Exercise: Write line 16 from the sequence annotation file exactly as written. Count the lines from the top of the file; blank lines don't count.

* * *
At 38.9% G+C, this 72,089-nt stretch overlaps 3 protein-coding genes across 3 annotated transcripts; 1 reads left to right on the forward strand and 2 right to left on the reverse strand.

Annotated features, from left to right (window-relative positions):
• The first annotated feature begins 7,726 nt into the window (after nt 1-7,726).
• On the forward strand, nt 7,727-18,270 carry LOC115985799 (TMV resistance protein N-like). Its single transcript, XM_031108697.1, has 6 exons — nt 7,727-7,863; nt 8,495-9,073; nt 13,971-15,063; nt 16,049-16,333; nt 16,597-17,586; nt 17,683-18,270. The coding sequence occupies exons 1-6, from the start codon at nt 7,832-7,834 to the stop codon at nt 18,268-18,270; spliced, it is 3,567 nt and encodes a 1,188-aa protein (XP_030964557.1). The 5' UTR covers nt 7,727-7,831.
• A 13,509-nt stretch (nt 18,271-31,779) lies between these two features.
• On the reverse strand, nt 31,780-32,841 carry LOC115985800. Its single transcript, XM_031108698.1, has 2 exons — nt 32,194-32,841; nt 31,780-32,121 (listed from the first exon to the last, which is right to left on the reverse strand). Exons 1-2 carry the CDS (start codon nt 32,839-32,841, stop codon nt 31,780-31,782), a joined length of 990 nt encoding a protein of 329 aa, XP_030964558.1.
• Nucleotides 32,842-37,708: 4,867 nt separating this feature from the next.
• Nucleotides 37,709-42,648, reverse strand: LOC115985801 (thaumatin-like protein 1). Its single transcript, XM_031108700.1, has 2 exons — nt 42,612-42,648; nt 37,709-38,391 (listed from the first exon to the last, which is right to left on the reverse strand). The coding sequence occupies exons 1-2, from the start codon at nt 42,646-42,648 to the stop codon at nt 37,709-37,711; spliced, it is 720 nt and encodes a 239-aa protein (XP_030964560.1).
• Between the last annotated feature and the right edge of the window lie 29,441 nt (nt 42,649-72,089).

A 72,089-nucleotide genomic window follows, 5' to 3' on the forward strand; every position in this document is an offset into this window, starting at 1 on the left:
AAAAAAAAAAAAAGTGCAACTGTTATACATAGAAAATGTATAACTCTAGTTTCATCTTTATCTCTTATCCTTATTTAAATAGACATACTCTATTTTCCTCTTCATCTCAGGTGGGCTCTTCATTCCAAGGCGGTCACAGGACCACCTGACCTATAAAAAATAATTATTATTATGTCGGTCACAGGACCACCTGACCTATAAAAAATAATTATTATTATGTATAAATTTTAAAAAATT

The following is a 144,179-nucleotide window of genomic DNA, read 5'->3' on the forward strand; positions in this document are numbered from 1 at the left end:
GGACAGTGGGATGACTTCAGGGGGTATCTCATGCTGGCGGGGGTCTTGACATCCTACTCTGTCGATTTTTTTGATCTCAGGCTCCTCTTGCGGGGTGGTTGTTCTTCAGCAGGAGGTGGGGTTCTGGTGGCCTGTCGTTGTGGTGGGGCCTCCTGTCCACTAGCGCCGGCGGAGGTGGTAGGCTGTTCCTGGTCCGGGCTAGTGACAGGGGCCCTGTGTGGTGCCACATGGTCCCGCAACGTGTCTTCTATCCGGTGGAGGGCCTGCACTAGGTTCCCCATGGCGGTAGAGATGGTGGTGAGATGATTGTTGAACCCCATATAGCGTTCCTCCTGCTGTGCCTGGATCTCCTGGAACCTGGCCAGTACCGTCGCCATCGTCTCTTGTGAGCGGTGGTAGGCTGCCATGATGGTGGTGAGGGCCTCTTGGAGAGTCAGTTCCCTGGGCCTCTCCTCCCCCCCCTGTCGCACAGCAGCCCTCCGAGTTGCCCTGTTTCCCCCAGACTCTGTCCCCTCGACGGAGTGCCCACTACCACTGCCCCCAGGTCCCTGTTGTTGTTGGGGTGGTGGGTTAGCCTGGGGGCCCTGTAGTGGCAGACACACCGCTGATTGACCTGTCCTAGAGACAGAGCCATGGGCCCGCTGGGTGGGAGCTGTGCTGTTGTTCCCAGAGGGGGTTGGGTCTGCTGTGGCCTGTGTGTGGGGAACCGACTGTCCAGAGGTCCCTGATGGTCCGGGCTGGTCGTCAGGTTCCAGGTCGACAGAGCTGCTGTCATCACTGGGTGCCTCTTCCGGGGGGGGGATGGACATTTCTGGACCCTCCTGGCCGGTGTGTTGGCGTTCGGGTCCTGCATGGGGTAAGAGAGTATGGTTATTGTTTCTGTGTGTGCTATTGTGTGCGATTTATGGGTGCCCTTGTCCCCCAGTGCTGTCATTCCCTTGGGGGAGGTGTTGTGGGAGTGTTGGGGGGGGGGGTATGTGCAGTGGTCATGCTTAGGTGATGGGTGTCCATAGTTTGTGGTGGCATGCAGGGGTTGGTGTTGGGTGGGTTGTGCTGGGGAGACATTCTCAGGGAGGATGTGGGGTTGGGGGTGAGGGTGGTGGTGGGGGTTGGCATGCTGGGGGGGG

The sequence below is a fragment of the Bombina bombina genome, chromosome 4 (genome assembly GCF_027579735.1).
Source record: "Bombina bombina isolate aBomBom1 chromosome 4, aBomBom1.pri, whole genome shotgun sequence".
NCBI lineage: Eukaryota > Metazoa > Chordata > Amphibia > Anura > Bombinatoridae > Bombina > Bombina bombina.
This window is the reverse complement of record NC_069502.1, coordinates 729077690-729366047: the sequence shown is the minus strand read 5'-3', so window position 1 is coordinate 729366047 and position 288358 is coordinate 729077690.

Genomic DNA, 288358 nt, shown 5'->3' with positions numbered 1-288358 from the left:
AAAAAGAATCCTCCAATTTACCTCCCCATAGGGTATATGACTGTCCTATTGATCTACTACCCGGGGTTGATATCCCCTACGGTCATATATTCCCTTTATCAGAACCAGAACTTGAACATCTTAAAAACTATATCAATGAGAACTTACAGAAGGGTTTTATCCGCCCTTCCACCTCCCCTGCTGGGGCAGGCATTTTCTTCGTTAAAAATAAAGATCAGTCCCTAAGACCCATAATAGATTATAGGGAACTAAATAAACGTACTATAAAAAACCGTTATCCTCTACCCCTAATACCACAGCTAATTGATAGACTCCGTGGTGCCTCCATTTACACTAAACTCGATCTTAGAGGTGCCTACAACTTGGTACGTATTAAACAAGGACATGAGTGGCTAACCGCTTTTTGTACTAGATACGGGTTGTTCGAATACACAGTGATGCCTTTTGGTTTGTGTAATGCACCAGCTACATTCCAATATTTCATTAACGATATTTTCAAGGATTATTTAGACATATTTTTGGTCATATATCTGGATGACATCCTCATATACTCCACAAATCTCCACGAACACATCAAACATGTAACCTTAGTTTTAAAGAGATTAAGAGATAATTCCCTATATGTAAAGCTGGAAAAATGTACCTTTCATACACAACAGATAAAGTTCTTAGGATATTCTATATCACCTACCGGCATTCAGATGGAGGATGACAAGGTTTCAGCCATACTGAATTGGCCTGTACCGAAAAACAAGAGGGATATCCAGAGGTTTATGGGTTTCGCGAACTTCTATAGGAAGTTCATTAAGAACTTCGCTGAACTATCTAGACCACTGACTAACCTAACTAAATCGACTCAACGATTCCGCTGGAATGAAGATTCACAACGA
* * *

NCBI lineage: Eukaryota > Metazoa > Chordata > Amphibia > Anura > Bombinatoridae > Bombina > Bombina bombina.